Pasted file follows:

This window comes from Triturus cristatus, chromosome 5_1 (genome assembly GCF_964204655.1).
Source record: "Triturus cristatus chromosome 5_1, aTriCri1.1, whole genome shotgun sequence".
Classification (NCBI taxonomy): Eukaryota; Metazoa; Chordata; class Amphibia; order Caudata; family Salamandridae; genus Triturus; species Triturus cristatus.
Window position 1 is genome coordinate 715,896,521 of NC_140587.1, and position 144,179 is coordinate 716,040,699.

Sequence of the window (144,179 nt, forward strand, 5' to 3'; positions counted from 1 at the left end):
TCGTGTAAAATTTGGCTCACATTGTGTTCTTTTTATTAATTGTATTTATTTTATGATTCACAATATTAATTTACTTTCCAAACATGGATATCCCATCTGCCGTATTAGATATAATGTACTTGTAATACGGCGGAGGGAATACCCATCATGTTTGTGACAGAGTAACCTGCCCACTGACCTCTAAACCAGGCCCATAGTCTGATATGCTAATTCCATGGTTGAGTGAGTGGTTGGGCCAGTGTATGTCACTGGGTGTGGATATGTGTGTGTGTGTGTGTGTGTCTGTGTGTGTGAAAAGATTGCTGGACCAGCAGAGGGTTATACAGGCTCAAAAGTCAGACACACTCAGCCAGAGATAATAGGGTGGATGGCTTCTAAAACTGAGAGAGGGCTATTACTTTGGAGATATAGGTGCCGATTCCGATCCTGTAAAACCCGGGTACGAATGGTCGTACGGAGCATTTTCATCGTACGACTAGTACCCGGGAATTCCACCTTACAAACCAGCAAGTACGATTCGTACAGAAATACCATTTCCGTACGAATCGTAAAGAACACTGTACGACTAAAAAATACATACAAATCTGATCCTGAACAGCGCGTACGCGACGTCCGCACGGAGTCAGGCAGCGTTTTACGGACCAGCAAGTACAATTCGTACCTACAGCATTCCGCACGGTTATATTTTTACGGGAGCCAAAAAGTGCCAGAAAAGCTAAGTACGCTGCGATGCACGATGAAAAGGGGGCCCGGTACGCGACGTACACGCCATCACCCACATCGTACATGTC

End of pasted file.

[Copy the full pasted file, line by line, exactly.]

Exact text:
This window comes from Triturus cristatus, chromosome 5_1 (genome assembly GCF_964204655.1).
Source record: "Triturus cristatus chromosome 5_1, aTriCri1.1, whole genome shotgun sequence".
Classification (NCBI taxonomy): Eukaryota; Metazoa; Chordata; class Amphibia; order Caudata; family Salamandridae; genus Triturus; species Triturus cristatus.
Window position 1 is genome coordinate 715,896,521 of NC_140587.1, and position 144,179 is coordinate 716,040,699.

Sequence of the window (144,179 nt, forward strand, 5' to 3'; positions counted from 1 at the left end):
TCGTGTAAAATTTGGCTCACATTGTGTTCTTTTTATTAATTGTATTTATTTTATGATTCACAATATTAATTTACTTTCCAAACATGGATATCCCATCTGCCGTATTAGATATAATGTACTTGTAATACGGCGGAGGGAATACCCATCATGTTTGTGACAGAGTAACCTGCCCACTGACCTCTAAACCAGGCCCATAGTCTGATATGCTAATTCCATGGTTGAGTGAGTGGTTGGGCCAGTGTATGTCACTGGGTGTGGATATGTGTGTGTGTGTGTGTGTGTCTGTGTGTGTGAAAAGATTGCTGGACCAGCAGAGGGTTATACAGGCTCAAAAGTCAGACACACTCAGCCAGAGATAATAGGGTGGATGGCTTCTAAAACTGAGAGAGGGCTATTACTTTGGAGATATAGGTGCCGATTCCGATCCTGTAAAACCCGGGTACGAATGGTCGTACGGAGCATTTTCATCGTACGACTAGTACCCGGGAATTCCACCTTACAAACCAGCAAGTACGATTCGTACAGAAATACCATTTCCGTACGAATCGTAAAGAACACTGTACGACTAAAAAATACATACAAATCTGATCCTGAACAGCGCGTACGCGACGTCCGCACGGAGTCAGGCAGCGTTTTACGGACCAGCAAGTACAATTCGTACCTACAGCATTCCGCACGGTTATATTTTTACGGGAGCCAAAAAGTGCCAGAAAAGCTAAGTACGCTGCGATGCACGATGAAAAGGGGGCCCGGTACGCGACGTACACGCCATCACCCACATCGTACATGTC